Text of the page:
The motion of support that reaffirms and re-articulates the unique bond between Canada and Israel, put forward by MP Irwin Cotler in the House of Commons on May 7, did not, as you suggested, receive unanimous support and was, therefore, not passed by the House (“Gratifying and grateful,” CJN, May 15).
I wonder what happened? Who were the MP’s who voted against the motion? What parties do they represent? This is not idle curiosity. In advancing our causes, we are entitled to know who are our supporters and who are our detractors. These detractors are certainly entitled to their negative votes, but why must they remain anonymous?
Joseph J. Wilder
Israeli and Palestinian narratives
As columnist Jesse Mintz asserts, it is true that there are chasms in the Israeli and Palestinian narratives and the new historians try to ostensibly address them (“Sixty years later,” CJN, May 1). However, the real motive of some of the new historians, such as Illan Pappe, is to further their far-left ideology. Prof. Pappe has even been on record as saying the “facts matter less than the ideology.”
Regardless, these post-Zionist historians have been busy uncovering perceived and real Israeli misdeeds as a way to bridge narratives. However, the problem is that as Israelis become more sensitized to Palestinian suffering (much of it self-inflicted), there has been little acknowledgment by the other side of Jewish suffering. Deir Yassin reaches mythical proportions, not unlike the deplorable attempts made to do the same for Jenin in 2002. The massacres of Jews in Hebron in 1929, the Arab riots and killing of Jews in 1936, the massacre at Gush Etzion and of Hadassah medical workers in 1948 are obliterated from the Palestinian narrative. Or more importantly, there is no acknowledgment of the invasion of Arab armies in 1948 in the Arabs’ quest to destroy the nascent Jewish state. War just “broke out.”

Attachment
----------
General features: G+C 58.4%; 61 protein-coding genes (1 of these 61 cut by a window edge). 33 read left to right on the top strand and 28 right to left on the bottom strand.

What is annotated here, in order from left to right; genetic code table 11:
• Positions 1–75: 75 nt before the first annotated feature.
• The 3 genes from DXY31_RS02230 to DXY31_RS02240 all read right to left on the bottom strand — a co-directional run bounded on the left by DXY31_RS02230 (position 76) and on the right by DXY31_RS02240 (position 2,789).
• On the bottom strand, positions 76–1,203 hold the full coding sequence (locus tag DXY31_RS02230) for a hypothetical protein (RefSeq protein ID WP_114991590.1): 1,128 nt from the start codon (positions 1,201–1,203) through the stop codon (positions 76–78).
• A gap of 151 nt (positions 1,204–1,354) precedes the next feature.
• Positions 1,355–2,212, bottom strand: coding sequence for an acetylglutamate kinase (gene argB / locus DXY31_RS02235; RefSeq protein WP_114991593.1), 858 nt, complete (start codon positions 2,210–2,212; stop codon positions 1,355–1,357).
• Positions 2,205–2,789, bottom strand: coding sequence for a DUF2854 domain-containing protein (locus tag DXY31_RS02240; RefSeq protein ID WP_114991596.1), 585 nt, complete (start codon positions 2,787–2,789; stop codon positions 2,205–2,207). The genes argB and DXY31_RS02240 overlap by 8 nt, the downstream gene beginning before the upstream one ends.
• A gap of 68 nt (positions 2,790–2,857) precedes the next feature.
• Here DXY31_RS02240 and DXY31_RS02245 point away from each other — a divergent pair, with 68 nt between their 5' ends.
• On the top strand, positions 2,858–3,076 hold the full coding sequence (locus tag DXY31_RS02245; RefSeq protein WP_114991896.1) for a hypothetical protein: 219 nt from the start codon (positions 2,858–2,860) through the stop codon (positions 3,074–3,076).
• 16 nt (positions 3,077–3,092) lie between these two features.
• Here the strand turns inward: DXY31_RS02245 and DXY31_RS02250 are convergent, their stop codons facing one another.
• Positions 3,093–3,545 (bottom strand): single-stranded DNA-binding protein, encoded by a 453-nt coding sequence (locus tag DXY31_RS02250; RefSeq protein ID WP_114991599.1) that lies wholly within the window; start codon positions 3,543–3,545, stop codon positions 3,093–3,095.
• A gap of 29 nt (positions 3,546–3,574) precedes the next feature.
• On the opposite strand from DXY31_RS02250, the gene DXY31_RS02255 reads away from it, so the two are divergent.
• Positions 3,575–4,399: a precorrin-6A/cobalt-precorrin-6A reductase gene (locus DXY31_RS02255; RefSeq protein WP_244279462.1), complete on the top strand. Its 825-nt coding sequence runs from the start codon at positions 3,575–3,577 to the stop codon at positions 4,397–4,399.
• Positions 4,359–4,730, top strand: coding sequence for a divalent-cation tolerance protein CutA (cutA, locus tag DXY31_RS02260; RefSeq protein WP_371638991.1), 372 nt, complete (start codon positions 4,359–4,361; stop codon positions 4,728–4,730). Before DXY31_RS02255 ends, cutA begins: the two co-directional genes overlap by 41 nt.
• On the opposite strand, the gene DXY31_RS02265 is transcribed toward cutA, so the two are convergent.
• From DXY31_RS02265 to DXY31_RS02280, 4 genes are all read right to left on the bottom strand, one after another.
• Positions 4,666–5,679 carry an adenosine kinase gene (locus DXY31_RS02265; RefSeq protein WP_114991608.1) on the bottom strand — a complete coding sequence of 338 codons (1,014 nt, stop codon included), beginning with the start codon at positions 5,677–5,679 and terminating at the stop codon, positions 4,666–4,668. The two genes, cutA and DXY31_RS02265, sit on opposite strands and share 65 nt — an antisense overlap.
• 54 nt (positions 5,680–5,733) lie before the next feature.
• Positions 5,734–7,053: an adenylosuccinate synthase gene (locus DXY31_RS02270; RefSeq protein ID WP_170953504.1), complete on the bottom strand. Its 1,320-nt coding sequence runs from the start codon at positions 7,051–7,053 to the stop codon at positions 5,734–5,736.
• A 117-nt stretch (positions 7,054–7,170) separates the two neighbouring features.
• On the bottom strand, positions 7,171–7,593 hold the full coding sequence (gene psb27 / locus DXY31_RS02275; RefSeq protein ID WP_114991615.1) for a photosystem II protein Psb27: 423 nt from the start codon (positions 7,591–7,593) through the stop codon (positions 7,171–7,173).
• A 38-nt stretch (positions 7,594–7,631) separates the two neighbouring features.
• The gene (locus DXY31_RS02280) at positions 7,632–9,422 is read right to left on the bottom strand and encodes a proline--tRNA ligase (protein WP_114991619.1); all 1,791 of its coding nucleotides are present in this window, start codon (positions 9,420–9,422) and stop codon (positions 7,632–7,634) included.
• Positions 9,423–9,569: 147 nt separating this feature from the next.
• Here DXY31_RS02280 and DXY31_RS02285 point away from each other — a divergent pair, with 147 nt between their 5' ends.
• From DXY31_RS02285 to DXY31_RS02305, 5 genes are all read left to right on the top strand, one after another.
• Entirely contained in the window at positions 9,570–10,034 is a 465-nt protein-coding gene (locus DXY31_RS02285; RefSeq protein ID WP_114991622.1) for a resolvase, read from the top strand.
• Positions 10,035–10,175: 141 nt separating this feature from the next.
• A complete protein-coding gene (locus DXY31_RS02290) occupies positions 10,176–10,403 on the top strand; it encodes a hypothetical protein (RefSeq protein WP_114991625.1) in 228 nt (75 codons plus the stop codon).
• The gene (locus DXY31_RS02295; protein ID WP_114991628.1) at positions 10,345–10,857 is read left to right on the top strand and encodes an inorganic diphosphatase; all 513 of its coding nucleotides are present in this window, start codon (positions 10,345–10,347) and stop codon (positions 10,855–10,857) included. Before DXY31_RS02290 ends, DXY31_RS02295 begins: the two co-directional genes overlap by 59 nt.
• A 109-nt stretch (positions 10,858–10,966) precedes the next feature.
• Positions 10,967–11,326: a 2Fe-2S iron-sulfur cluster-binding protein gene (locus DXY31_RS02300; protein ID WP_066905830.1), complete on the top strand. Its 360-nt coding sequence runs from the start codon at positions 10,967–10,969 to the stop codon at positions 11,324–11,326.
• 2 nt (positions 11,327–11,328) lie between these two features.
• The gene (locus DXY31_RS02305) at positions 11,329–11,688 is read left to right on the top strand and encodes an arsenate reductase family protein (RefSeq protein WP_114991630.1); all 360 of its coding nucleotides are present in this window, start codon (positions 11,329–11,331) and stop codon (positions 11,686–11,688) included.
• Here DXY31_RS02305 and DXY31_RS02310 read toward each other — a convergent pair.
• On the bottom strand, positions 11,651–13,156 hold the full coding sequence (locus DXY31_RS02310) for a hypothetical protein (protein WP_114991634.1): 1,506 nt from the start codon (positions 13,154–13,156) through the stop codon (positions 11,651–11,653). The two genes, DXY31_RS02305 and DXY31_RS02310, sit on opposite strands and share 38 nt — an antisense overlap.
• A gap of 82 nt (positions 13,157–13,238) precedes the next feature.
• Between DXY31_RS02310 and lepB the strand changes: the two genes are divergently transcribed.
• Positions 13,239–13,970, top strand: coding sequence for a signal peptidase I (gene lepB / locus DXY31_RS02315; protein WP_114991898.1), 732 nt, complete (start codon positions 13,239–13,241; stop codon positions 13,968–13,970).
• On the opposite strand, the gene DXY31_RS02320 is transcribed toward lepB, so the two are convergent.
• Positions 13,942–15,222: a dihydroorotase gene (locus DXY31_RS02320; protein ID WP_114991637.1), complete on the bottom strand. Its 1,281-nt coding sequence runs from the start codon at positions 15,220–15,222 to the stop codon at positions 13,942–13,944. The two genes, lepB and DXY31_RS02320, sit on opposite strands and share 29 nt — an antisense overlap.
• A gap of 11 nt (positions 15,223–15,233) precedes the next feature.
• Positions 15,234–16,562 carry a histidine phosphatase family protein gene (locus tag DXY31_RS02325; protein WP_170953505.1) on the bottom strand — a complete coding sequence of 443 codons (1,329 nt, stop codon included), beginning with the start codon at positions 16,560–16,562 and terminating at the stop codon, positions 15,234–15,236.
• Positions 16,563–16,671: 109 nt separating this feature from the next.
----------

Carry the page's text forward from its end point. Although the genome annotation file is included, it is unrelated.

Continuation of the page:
While one side tries to address some of the unpleasant facts of history, the other side deviates more from the irrefutable truth and revises it to meet its ideological objective – the elimination of the Jewish state. In fact, in many ways, the Palestinian narrative has become more extreme, attaching false labels to the Jewish state, such as “apartheid” and “ethnic cleansing,” that do not hold up under honest scrutiny.
Reconciliation will come when both sides, not just one, address historical truths.
Norman L. Epstein
Talking to the enemy
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Kudos to Rafi Aaron for having the courage to condemn the expulsion of Lou Ronson, a man of integrity, from B’nai Brith Canada (“B’nai Brith expulsion,” CJN letters, May 8). However, there are a few more very important members of Upper Canada Lodge who were also expelled: Sid Isenberg (incoming president of the lodge for 2008), who, incidentally never received a notice of expulsion from B’nai Brith; Mark Mittleman (past president), and Lloyd Lindsay (incoming third vice-president for 2008). Is it possible that B’nai Brith Canada is afraid of new blood and new ideas, and the possibility that the organization may return to democracy and transparency?
Disagrees with letter writer
My answer to Bernard Katz’s inane, thoughtless and ignorant tirade about Israel, in which he writes that “Israel must stop double dealing, stop pretending to seek peace while travelling the same old paths of dishonour, immortality and death,” is, “Nuts” (“Re-branding Israel,” CJN letters, May 22). This is the same answer that Gen. Anthony McAuliffe, the defending general during the Battle of the Bulge, gave the Germans when they demanded that the Americans surrender.
Message of tolerance hits the spot
I have lectured about tolerance and respect for others in co-operation with the Montreal Holocaust Memorial Centre, as one of its volunteer speakers, for at least 20 years. I have many memories of these encounters. My favourite question is, “Did you meet Hitler?”
Recently, I spoke at a school in Mississauga, Ont., at which 60 per cent of the students are Muslims. Their applause after my speech was as loud as any other I’ve heard after speaking. Then, two Muslim girls, dressed in traditional garb, smilingly approached me and asked me shyly, “Please, can we hug you?” So we did hug.
I guess my message of tolerance sometimes hits the spot.